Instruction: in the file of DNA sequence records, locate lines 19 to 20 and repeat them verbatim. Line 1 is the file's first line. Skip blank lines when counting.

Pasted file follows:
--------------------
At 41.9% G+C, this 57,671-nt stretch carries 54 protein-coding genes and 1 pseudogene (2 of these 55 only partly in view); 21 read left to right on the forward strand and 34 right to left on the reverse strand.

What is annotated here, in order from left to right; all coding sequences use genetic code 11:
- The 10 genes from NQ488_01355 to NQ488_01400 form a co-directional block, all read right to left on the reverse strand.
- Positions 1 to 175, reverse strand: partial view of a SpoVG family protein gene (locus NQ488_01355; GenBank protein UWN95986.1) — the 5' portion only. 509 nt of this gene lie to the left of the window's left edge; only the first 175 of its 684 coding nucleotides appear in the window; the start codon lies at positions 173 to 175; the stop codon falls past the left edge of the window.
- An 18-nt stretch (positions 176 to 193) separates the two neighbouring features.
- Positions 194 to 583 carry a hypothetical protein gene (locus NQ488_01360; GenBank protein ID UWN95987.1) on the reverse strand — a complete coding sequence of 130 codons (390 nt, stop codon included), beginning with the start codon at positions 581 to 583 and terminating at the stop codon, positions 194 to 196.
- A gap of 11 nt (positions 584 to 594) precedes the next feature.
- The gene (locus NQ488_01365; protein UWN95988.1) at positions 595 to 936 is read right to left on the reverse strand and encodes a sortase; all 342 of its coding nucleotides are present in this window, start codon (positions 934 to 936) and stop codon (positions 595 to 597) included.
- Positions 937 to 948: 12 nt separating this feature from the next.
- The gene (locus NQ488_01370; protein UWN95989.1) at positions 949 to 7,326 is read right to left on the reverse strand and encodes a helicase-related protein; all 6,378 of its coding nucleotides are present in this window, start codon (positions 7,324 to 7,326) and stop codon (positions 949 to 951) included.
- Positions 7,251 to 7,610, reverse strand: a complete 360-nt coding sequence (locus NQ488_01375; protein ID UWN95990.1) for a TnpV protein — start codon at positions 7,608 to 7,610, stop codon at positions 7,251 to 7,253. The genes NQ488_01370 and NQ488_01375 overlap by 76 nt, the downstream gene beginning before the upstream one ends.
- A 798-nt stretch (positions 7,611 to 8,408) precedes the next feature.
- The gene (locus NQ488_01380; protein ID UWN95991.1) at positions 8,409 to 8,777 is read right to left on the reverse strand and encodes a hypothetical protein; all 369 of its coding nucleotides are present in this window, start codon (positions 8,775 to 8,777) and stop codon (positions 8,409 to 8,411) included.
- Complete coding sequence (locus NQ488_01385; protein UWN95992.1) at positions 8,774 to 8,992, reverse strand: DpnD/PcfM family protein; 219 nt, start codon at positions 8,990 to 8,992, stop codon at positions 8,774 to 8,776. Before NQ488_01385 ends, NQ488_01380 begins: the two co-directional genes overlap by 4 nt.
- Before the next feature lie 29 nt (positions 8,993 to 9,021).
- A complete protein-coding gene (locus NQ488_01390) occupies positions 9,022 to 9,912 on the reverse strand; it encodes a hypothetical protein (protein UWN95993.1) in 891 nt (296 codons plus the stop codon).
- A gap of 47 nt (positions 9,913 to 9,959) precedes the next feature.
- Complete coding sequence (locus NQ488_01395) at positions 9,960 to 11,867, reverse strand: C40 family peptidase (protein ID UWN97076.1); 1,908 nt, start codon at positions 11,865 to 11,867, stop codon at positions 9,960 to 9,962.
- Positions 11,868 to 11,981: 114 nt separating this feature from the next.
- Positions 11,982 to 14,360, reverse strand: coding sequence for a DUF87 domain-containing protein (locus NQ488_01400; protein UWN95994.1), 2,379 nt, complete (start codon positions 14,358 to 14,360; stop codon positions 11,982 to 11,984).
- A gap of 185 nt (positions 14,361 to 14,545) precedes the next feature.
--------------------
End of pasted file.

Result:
- Positions 11,868 to 11,981: 114 nt separating this feature from the next.
- Positions 11,982 to 14,360, reverse strand: coding sequence for a DUF87 domain-containing protein (locus NQ488_01400; protein UWN95994.1), 2,379 nt, complete (start codon positions 14,358 to 14,360; stop codon positions 11,982 to 11,984).